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My Kind of Town

by Don Chapman

Wednesday, August 8, 2001


A tail of crime

>> Makiki Heights

No species on Earth has a greater survival instinct than the politician.

Both the male and female of the species, as well as every genus known in a variety of environments from sub-Arctic to sub-Sahara, will do almost anything to gain power and even more to retain it, no matter how distasteful it may be personally. So it was with Sen. Donovan Matsuda-Yee-Dela Cruz-Bishop-Kamaka. When HPD Detective Sherlock Gomes explained that the senator could avoid jail if he abided by a few new rules that Gomes had devised, the senator jumped. He could still be Hawaii's governor! Yes, it would mean giving up his penchant for illegal substances, as well as the prostitutes who often supplied those blessed indulgences, at least for a while. But that was a small price to pay in the long run. And too many people had invested too much money in him. He owed it to them to at least try.

Besides, Gomes wouldn't live forever.

>> Portlock

Target practice at the Koko Head shooting range was not Quinn Ah Sun's favorite thing. He really did think of himself as an officer of the peace.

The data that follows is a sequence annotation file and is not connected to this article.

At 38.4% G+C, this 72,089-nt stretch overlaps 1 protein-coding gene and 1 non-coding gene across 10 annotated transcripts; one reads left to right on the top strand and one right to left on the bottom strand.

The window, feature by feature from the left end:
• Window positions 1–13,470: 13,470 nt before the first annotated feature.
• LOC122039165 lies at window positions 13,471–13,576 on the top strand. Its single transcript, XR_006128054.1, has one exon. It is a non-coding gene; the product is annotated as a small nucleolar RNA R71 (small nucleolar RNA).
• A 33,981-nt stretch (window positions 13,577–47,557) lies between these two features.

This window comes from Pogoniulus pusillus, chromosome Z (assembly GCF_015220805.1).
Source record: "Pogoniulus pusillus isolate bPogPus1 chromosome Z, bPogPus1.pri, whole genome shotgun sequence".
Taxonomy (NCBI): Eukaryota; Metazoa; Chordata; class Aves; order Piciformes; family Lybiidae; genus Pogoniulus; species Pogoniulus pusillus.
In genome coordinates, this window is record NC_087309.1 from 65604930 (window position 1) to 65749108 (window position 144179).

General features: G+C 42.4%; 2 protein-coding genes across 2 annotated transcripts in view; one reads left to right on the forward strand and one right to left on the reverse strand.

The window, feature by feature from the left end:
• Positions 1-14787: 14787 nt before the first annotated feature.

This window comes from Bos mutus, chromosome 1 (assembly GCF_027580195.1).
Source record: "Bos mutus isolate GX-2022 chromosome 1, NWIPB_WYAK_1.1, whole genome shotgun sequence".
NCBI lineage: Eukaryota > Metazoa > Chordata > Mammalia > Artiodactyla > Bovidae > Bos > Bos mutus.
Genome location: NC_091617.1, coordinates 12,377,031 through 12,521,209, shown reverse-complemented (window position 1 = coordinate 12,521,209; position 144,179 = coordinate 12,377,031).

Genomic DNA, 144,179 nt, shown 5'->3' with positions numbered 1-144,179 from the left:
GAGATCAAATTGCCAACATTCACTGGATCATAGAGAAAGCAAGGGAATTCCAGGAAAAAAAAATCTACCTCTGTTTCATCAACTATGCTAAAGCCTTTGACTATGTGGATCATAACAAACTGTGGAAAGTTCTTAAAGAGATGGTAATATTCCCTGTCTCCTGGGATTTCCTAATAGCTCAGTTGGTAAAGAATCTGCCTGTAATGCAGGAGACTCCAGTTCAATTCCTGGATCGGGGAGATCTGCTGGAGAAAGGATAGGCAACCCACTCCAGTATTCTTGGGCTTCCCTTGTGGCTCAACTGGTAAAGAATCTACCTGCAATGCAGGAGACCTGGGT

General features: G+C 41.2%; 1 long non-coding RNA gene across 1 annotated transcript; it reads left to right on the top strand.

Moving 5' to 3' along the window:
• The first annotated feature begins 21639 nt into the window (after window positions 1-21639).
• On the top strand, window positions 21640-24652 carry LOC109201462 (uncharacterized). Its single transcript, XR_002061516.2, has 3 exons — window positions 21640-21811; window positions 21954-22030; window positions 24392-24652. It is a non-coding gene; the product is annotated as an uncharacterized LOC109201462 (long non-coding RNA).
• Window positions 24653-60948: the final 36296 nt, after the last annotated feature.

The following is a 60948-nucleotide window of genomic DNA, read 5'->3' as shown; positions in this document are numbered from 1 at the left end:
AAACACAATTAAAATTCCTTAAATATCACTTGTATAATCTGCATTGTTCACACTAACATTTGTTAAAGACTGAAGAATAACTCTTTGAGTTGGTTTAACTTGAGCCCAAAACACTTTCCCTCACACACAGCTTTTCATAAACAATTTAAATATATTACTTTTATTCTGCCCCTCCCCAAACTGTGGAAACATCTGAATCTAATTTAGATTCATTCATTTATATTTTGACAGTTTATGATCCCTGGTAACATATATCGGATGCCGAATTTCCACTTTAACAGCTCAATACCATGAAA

The last thing he wanted to do was have to use lethal force. If he did, it probably meant he'd screwed up somewhere. But all of a sudden he was glad that he'd been to the range on Monday. It might make up for what he considered a major screwup today. He should have found some excuse to check out his cousin Lily's house when he brought her home and saw the faded gray sedan parked two doors down. The same car he'd seen following Lily onto the H-1 this morning.

Leading with his Glock 9mm, hugging the wall, he moved quickly but quietly in bare feet toward the room at the end of the long, carpeted hall. First a woman had shrieked in what sounded like terror. Then a man had wailed in what sounded like pain. And then silence. Until just now -- the unmistakable sound of a Velcro fastener being ripped open jolted the silence.

At the end of the hall, a door to the right was open. Quinn forced himself to breathe slowly, deeply. He was a solo bike officer, liked working outdoors with room to maneuver. Once he stepped into the doorway, he would have very few options and very little room. And no bullet-proof vest.

One more measured breath. Leading with the Glock again, Quinn stepped into the doorway and nearly gagged. The last thing he expected to see staring at him was a big hairy okole.




Don Chapman is editor of MidWeek.
His serialized novel runs daily in the Star-Bulletin
with weekly summaries on Sunday.
He can be emailed at dchapman@midweek.com



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